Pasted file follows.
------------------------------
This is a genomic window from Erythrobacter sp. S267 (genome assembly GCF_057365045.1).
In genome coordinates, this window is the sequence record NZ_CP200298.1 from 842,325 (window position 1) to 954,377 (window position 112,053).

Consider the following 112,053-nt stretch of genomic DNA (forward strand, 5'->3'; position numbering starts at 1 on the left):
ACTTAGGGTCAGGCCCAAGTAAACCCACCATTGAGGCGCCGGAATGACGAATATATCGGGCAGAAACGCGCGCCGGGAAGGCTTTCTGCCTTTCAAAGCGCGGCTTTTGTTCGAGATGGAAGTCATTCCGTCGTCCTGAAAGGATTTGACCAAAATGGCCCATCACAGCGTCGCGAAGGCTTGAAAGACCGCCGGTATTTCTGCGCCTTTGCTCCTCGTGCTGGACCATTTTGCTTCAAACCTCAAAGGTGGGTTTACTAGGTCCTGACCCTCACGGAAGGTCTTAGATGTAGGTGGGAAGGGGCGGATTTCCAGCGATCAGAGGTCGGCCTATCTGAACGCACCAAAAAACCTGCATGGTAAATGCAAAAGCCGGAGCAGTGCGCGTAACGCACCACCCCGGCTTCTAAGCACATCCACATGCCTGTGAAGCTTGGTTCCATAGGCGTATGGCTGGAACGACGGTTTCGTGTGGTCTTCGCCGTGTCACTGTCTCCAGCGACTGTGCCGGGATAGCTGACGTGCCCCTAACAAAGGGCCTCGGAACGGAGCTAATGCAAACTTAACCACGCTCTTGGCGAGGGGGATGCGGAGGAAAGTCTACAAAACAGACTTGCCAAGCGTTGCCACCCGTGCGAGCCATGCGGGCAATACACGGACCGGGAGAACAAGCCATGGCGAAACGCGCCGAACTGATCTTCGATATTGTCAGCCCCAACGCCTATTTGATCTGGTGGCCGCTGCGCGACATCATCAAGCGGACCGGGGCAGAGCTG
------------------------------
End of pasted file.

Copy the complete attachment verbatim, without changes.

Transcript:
This is a genomic window from Erythrobacter sp. S267 (genome assembly GCF_057365045.1).
In genome coordinates, this window is the sequence record NZ_CP200298.1 from 842,325 (window position 1) to 954,377 (window position 112,053).

Consider the following 112,053-nt stretch of genomic DNA (forward strand, 5'->3'; position numbering starts at 1 on the left):
ACTTAGGGTCAGGCCCAAGTAAACCCACCATTGAGGCGCCGGAATGACGAATATATCGGGCAGAAACGCGCGCCGGGAAGGCTTTCTGCCTTTCAAAGCGCGGCTTTTGTTCGAGATGGAAGTCATTCCGTCGTCCTGAAAGGATTTGACCAAAATGGCCCATCACAGCGTCGCGAAGGCTTGAAAGACCGCCGGTATTTCTGCGCCTTTGCTCCTCGTGCTGGACCATTTTGCTTCAAACCTCAAAGGTGGGTTTACTAGGTCCTGACCCTCACGGAAGGTCTTAGATGTAGGTGGGAAGGGGCGGATTTCCAGCGATCAGAGGTCGGCCTATCTGAACGCACCAAAAAACCTGCATGGTAAATGCAAAAGCCGGAGCAGTGCGCGTAACGCACCACCCCGGCTTCTAAGCACATCCACATGCCTGTGAAGCTTGGTTCCATAGGCGTATGGCTGGAACGACGGTTTCGTGTGGTCTTCGCCGTGTCACTGTCTCCAGCGACTGTGCCGGGATAGCTGACGTGCCCCTAACAAAGGGCCTCGGAACGGAGCTAATGCAAACTTAACCACGCTCTTGGCGAGGGGGATGCGGAGGAAAGTCTACAAAACAGACTTGCCAAGCGTTGCCACCCGTGCGAGCCATGCGGGCAATACACGGACCGGGAGAACAAGCCATGGCGAAACGCGCCGAACTGATCTTCGATATTGTCAGCCCCAACGCCTATTTGATCTGGTGGCCGCTGCGCGACATCATCAAGCGGACCGGGGCAGAGCTG